Rocky Mountain Spotted Fever
Rocky Mountain spotted fever is the most severe and most frequently reported rickettsial illness in the United States. The disease is caused by Rickettsia rickettsii, a species of bacteria that is spread to humans by ixodid (hard) ticks. Rocky Mountain spotted fever is characterized by a sudden onset of symptoms and can be fatal if not treated. Between 1974 and 1982, an annual average of 112 cases and 3 deaths were reported in Virginia. In recent years, only about 30 cases and less than 1 death per year have been reported. Nearly all cases occur in spring and summer months.
Rocky Mountain spotted fever is caused by Rickettsia rickettsii, a very small bacterium that must live inside the cells of its hosts. In humans, rickettsiae live and multiply primarily within cells that line small- to medium-sized blood vessels. Once inside the host the rickettsiae multiply, resulting in damage and death of these cells. This causes blood to leak through tiny holes in vessel walls into adjacent tissues. This process causes the rash that is traditionally associated with Rocky Mountain spotted fever and causes damage to organs and tissues.
Gimenez stain of tick hemolymph cells infected with R. rickettsii. Photo courtesy of CD.
In Virginia, the dog tick (Dermacentor variabilis) commonly carries the organism that causes Rocky Mountain spotted fever. The tick is usually attached for 4 to 6 hours before it transmits the disease.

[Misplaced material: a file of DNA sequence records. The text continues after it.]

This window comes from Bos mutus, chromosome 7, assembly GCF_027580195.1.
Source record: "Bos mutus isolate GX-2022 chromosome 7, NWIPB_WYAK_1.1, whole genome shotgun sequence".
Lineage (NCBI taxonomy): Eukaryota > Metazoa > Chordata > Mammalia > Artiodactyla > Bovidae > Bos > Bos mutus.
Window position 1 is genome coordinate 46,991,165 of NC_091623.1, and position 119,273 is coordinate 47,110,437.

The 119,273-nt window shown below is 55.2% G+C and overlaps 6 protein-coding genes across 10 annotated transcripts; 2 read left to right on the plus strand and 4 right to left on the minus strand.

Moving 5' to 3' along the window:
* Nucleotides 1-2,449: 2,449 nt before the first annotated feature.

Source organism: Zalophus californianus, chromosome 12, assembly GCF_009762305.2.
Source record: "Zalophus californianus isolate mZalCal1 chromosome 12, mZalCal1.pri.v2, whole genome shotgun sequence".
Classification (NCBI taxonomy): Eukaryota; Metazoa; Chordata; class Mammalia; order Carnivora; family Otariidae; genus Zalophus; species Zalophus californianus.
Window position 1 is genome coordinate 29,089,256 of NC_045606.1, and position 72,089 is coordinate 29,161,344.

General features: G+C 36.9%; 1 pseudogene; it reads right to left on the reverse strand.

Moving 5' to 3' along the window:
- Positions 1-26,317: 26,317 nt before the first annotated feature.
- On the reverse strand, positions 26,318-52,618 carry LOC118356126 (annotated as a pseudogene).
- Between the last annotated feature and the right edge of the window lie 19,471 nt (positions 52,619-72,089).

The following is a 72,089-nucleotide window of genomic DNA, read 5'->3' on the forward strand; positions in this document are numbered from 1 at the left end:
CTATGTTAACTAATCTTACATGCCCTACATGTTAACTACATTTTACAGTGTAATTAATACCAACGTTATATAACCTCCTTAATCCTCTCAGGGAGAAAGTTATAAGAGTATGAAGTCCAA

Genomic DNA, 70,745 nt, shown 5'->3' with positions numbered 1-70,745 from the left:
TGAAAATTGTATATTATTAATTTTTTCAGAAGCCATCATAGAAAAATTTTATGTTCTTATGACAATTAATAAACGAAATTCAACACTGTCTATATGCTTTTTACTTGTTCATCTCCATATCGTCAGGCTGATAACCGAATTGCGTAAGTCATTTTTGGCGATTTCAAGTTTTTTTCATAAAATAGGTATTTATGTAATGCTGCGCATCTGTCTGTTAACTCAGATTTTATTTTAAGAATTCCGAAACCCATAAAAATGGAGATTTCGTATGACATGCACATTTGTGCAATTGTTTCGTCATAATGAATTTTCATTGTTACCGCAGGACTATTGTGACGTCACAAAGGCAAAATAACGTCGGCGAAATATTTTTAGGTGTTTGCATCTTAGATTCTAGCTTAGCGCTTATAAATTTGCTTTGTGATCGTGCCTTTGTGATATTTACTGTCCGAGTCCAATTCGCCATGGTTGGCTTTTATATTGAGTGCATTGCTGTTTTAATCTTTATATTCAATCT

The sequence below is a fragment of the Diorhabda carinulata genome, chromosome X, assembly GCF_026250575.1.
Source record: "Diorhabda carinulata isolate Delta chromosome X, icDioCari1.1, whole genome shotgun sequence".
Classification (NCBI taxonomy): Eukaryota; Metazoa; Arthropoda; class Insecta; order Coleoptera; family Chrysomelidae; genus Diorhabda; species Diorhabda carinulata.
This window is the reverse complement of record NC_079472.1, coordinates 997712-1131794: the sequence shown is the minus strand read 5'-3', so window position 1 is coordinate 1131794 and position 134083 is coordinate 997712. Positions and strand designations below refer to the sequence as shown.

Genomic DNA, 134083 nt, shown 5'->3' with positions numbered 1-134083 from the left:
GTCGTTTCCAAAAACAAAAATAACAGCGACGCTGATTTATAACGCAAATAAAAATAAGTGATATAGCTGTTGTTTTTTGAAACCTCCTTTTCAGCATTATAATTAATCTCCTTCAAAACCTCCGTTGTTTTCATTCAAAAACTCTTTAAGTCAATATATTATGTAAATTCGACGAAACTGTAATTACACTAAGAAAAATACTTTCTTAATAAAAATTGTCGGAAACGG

American dog tick (Dermacentor variabilis). Photo courtesy of CDC
Rocky Mountain spotted fever can be very difficult to diagnose in its early stages, even among experienced physicians who are familiar with the disease. Early symptoms of Rocky Mountain spotted fever, which start 2 to 14 days after the tick bite, include:
- severe headache
- muscle pain
- lack of appetite
Later signs and symptoms include:
- abdominal pain
- joint pain
Around the third day a red, spotted rash usually appears beginning on the wrists and ankles. It spreads quickly to the palms and soles and then to much of the rest of the body.
The classic triad of symptoms for this disease includes fever, rash, and history of tick bite. However, this combination is often not identified when the patient initially presents for care.
Blood tests can confirm the presence of the disease, but two tests spaced several weeks apart may be required.
Long-term health problems following acute Rocky Mountain spotted fever infection include partial paralysis of the lower extremities, gangrene requiring amputation of fingers, toes, or arms or legs, hearing loss, loss of bowel or bladder control, movement disorders, and language disorders. These complications are most frequent in persons recovering from severe, life-threatening disease, often following lengthy hospitalizations.
Treatment should start as soon as possible based on symptoms and history of tick exposure rather than waiting for blood test confirmation. Antibiotics in the tetracycline family are usually administered to treat the disease in adults. Other antibiotics are prescribed for children.